Short of the Day
A poignant look at modern romance and confidence from writer-director Benjamin Cleary.
I met my wife online. Rather, I met my second wife online. I married for the first time pretty young, fresh out of college, and spent most of my 20s in that relationship before it ran its course. In the aftermath, I’ll admit to being a little inept when it came to talking to women. I had last entered a relationship as a teenager and suddenly I found myself surrounded by adults. It was different, dating at that age, and I struggled with confidence and composure, both dwarfed by my insecurities about how I expressed myself. Until I got online.
Online, I didn’t have to talk, I didn’t have to perform off-the-cuff, I could present myself in writing – which obviously, as a writer, I was far more comfortable with – I could think about what I was saying before saying it, and most importantly, I could edit myself before sending. Being able to express myself in a way that was more natural to me at the time gave me the confidence and composure I needed to be able to get back in the dating world. But that first real-life meeting, the insecurities came flooding back. What if I couldn’t be myself the way I’d been online? What if nervousness or anxiety prevented me from projecting myself in person the way I’d projected myself in words, the way I really am? I almost bailed on the date I was so worried; I came a hair’s breadth from standing up my life.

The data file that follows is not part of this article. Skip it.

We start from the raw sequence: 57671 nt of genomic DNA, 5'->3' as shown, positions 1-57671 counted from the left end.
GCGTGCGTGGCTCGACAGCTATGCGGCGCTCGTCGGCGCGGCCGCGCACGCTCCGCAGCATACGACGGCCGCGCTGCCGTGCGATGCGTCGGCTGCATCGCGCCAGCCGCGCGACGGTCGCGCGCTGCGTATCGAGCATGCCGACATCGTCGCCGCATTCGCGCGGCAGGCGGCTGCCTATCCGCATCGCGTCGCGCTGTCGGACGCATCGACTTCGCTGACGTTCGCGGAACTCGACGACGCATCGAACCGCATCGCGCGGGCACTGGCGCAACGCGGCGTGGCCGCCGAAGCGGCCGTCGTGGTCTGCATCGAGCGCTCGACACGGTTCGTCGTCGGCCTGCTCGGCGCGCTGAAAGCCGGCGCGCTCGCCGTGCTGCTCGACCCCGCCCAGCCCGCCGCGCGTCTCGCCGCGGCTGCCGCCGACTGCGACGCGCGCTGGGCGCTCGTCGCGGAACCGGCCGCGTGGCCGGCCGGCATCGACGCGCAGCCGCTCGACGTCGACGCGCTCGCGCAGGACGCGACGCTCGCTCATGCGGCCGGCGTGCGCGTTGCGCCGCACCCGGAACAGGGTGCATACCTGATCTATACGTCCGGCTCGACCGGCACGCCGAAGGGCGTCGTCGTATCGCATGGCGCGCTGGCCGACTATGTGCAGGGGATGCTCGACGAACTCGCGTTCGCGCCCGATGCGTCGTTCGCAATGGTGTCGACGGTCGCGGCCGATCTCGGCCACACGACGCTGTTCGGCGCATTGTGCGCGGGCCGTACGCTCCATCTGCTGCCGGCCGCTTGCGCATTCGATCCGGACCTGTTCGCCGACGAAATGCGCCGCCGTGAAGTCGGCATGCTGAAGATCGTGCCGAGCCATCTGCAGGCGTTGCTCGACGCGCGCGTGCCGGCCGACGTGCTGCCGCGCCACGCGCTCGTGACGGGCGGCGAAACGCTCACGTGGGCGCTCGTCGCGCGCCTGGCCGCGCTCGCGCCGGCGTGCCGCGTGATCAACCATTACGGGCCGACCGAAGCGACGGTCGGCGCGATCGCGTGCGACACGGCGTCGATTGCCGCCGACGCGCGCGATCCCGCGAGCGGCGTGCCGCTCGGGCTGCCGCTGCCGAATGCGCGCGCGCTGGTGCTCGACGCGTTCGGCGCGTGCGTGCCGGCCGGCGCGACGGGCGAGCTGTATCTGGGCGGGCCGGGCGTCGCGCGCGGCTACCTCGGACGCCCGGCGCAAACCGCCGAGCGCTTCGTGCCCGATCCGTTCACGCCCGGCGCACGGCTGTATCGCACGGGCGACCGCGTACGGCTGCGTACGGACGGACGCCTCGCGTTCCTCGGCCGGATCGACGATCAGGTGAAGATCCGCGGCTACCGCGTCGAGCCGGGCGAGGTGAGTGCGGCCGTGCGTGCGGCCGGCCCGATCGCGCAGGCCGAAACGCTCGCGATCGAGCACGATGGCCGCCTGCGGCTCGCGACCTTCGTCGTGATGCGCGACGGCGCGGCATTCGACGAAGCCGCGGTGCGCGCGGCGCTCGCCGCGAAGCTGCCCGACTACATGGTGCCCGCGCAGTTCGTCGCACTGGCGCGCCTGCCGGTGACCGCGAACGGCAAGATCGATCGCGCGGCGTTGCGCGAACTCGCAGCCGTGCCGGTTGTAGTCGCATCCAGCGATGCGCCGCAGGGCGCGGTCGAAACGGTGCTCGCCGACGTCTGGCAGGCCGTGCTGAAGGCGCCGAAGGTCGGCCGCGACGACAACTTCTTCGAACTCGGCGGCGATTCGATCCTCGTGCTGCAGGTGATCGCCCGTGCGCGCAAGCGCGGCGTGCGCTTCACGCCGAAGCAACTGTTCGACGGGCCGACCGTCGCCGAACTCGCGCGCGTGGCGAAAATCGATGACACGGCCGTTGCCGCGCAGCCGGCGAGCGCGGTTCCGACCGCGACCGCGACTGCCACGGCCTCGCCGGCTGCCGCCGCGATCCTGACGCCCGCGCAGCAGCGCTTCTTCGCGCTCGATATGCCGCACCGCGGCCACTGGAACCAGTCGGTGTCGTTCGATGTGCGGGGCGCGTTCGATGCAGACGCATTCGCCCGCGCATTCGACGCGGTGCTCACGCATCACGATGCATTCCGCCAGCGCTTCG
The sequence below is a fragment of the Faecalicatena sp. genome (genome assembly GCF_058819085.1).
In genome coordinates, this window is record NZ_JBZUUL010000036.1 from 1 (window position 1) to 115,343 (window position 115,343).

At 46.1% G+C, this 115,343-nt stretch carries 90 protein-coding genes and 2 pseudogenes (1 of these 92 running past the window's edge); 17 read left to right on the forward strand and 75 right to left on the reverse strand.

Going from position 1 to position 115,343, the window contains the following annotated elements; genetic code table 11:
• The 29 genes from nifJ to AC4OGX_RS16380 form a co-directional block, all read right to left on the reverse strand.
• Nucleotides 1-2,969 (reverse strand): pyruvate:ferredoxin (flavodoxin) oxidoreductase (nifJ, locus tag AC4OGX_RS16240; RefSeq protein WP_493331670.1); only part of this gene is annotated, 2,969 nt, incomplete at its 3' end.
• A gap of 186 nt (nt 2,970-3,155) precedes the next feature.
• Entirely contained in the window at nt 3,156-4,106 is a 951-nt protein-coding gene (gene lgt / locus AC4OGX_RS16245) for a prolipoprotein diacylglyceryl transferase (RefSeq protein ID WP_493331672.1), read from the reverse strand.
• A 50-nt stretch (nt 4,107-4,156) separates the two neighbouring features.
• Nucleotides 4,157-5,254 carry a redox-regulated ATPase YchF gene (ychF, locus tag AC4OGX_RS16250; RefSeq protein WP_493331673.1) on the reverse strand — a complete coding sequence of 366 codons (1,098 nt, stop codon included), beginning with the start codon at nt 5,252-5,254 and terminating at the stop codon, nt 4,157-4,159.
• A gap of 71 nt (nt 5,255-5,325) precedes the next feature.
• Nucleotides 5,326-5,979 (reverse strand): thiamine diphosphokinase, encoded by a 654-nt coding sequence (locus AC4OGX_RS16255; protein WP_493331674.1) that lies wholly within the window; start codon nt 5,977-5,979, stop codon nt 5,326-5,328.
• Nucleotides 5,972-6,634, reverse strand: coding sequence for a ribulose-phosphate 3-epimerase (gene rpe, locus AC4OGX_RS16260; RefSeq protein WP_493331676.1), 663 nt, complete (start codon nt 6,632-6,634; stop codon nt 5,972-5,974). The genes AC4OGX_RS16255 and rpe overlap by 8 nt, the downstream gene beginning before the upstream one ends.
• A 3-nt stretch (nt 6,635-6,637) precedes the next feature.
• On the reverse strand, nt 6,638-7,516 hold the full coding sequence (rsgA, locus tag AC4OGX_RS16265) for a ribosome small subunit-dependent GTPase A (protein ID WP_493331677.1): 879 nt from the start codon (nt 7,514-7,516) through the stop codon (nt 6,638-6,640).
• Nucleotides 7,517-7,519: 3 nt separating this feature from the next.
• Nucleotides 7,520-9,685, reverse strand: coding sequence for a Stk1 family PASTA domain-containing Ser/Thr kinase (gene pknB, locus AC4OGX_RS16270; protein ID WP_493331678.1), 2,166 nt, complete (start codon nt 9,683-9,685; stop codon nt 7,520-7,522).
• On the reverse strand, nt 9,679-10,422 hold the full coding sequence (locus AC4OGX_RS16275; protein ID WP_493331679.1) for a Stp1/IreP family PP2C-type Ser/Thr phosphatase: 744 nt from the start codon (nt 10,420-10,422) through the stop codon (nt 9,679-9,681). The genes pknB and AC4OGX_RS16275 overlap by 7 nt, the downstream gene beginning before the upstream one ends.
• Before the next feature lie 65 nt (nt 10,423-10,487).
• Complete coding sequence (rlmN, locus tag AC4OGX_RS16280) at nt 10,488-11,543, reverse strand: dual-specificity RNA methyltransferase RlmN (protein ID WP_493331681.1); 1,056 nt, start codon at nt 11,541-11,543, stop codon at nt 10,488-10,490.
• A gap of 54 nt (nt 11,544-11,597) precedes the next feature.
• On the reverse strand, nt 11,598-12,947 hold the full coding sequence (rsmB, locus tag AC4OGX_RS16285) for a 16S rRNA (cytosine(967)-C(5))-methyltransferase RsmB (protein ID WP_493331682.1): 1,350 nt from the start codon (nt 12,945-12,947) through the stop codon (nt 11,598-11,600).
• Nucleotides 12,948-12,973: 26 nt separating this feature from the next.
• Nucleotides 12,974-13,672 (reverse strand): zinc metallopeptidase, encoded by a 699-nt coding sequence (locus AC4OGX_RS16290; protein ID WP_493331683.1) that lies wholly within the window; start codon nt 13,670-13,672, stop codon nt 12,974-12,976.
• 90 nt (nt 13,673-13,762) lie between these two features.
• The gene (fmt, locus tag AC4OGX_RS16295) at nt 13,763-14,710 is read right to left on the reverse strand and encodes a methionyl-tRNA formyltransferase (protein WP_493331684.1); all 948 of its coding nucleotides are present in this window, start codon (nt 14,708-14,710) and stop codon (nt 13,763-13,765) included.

Benjamin Cleary’s Stutterer understands the crippling anxiety of that moment: when you have to take an online relationship into the real world, when you have to remove the digital veil between you and the object of your affection. His film’s protagonist, Greenwood (Matthew Needham), has a speech impediment that causes him great anxiety, especially in the romantic realm, which leads him to the world of online dating, where he is able to express himself as mellifluously and carefreely as he’s always wanted. As a result, his real self – not the one burdened by insecurities – shines through and he strikes up a potential relationship. When the woman he’s been writing wants to take things to the next, real-world level, however, his anxieties and insecurities come flooding back.
If the title of this film sounds familiar to you, that’s probably because it won the Oscar last year for Best Short Feature, and deservedly so. Stutterer has shades of a more-grounded Her and resonates with the same sort of muted emotional intensity as that film, while injecting its own unique take on the benefits and detriments of modern technology’s influence on modern romance. Needham delivers a performance that dares you to blink for fear of missing one millisecond of his tortured self-deliberations. If this was feature-length, he’d be a Best Actor nom for sure.
I’m going to go way out on a pretentious limb and say that if Samuel Beckett was alive, this is the kind of film he would dig the hell out of, and right he should. Stutterer is a depiction of 21st-century social isolation done right, and it demands your viewership.